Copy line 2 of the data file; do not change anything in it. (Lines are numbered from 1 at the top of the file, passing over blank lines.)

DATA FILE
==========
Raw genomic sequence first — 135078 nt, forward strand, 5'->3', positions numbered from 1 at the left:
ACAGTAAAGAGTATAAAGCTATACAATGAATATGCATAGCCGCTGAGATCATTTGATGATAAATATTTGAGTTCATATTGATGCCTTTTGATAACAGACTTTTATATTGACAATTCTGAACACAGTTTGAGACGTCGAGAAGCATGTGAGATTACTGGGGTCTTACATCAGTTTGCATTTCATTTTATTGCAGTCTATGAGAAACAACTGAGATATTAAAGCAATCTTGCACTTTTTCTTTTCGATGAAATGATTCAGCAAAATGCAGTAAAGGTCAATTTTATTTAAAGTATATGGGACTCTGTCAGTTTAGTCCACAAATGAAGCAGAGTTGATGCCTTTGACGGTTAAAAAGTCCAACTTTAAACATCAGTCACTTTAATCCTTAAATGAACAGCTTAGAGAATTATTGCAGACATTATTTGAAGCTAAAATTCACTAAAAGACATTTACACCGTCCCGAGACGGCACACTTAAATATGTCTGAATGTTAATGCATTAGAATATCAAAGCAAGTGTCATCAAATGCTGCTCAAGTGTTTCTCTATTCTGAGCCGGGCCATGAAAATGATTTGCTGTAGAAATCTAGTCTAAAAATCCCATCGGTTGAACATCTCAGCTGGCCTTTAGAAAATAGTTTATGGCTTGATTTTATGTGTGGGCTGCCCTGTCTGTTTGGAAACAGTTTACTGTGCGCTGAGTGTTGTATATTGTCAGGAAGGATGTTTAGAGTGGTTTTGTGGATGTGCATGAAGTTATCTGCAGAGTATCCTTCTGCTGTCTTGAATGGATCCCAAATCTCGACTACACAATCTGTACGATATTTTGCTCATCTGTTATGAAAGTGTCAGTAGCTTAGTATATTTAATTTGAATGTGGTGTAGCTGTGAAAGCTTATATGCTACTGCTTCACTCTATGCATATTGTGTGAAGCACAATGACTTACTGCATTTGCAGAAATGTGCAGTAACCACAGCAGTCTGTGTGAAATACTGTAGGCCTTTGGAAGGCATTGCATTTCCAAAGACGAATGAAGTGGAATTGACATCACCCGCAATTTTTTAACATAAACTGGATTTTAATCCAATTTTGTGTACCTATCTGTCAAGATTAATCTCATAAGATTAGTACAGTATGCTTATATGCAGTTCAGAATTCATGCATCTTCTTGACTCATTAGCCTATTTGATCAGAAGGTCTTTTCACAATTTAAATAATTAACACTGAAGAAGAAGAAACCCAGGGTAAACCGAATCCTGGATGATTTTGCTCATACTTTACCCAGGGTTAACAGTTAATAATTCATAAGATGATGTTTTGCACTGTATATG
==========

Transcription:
ACAGTAAAGAGTATAAAGCTATACAATGAATATGCATAGCCGCTGAGATCATTTGATGATAAATATTTGAGTTCATATTGATGCCTTTTGATAACAGACTTTTATATTGACAATTCTGAACACAGTTTGAGACGTCGAGAAGCATGTGAGATTACTGGGGTCTTACATCAGTTTGCATTTCATTTTATTGCAGTCTATGAGAAACAACTGAGATATTAAAGCAATCTTGCACTTTTTCTTTTCGATGAAATGATTCAGCAAAATGCAGTAAAGGTCAATTTTATTTAAAGTATATGGGACTCTGTCAGTTTAGTCCACAAATGAAGCAGAGTTGATGCCTTTGACGGTTAAAAAGTCCAACTTTAAACATCAGTCACTTTAATCCTTAAATGAACAGCTTAGAGAATTATTGCAGACATTATTTGAAGCTAAAATTCACTAAAAGACATTTACACCGTCCCGAGACGGCACACTTAAATATGTCTGAATGTTAATGCATTAGAATATCAAAGCAAGTGTCATCAAATGCTGCTCAAGTGTTTCTCTATTCTGAGCCGGGCCATGAAAATGATTTGCTGTAGAAATCTAGTCTAAAAATCCCATCGGTTGAACATCTCAGCTGGCCTTTAGAAAATAGTTTATGGCTTGATTTTATGTGTGGGCTGCCCTGTCTGTTTGGAAACAGTTTACTGTGCGCTGAGTGTTGTATATTGTCAGGAAGGATGTTTAGAGTGGTTTTGTGGATGTGCATGAAGTTATCTGCAGAGTATCCTTCTGCTGTCTTGAATGGATCCCAAATCTCGACTACACAATCTGTACGATATTTTGCTCATCTGTTATGAAAGTGTCAGTAGCTTAGTATATTTAATTTGAATGTGGTGTAGCTGTGAAAGCTTATATGCTACTGCTTCACTCTATGCATATTGTGTGAAGCACAATGACTTACTGCATTTGCAGAAATGTGCAGTAACCACAGCAGTCTGTGTGAAATACTGTAGGCCTTTGGAAGGCATTGCATTTCCAAAGACGAATGAAGTGGAATTGACATCACCCGCAATTTTTTAACATAAACTGGATTTTAATCCAATTTTGTGTACCTATCTGTCAAGATTAATCTCATAAGATTAGTACAGTATGCTTATATGCAGTTCAGAATTCATGCATCTTCTTGACTCATTAGCCTATTTGATCAGAAGGTCTTTTCACAATTTAAATAATTAACACTGAAGAAGAAGAAACCCAGGGTAAACCGAATCCTGGATGATTTTGCTCATACTTTACCCAGGGTTAACAGTTAATAATTCATAAGATGATGTTTTGCACTGTATATG